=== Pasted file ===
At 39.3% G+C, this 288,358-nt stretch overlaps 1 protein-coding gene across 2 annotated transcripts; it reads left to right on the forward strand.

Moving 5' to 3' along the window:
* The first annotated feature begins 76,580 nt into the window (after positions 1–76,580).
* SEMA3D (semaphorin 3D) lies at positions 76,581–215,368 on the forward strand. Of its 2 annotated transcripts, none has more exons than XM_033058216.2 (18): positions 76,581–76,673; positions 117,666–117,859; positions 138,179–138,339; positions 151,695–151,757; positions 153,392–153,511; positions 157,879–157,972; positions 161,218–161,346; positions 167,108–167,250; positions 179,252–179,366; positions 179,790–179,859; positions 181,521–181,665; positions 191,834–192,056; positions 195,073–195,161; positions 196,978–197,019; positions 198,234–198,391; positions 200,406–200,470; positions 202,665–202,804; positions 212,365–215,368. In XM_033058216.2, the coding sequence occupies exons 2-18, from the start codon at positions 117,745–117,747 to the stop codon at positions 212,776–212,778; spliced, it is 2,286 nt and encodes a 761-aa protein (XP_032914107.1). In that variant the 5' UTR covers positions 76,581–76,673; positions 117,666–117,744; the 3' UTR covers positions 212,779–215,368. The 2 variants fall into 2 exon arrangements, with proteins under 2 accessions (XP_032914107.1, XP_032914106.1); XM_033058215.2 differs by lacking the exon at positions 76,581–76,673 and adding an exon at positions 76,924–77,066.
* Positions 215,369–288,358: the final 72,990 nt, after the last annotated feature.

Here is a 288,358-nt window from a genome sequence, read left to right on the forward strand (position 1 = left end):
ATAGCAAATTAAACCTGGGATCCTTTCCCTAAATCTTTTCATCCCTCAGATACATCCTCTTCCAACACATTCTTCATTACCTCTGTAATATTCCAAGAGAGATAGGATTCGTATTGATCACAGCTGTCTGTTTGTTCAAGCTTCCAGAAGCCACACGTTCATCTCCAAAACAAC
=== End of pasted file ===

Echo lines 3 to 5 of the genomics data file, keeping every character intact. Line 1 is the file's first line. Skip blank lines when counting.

* The first annotated feature begins 76,580 nt into the window (after positions 1–76,580).
* SEMA3D (semaphorin 3D) lies at positions 76,581–215,368 on the forward strand. Of its 2 annotated transcripts, none has more exons than XM_033058216.2 (18): positions 76,581–76,673; positions 117,666–117,859; positions 138,179–138,339; positions 151,695–151,757; positions 153,392–153,511; positions 157,879–157,972; positions 161,218–161,346; positions 167,108–167,250; positions 179,252–179,366; positions 179,790–179,859; positions 181,521–181,665; positions 191,834–192,056; positions 195,073–195,161; positions 196,978–197,019; positions 198,234–198,391; positions 200,406–200,470; positions 202,665–202,804; positions 212,365–215,368. In XM_033058216.2, the coding sequence occupies exons 2-18, from the start codon at positions 117,745–117,747 to the stop codon at positions 212,776–212,778; spliced, it is 2,286 nt and encodes a 761-aa protein (XP_032914107.1). In that variant the 5' UTR covers positions 76,581–76,673; positions 117,666–117,744; the 3' UTR covers positions 212,779–215,368. The 2 variants fall into 2 exon arrangements, with proteins under 2 accessions (XP_032914107.1, XP_032914106.1); XM_033058215.2 differs by lacking the exon at positions 76,581–76,673 and adding an exon at positions 76,924–77,066.
* Positions 215,369–288,358: the final 72,990 nt, after the last annotated feature.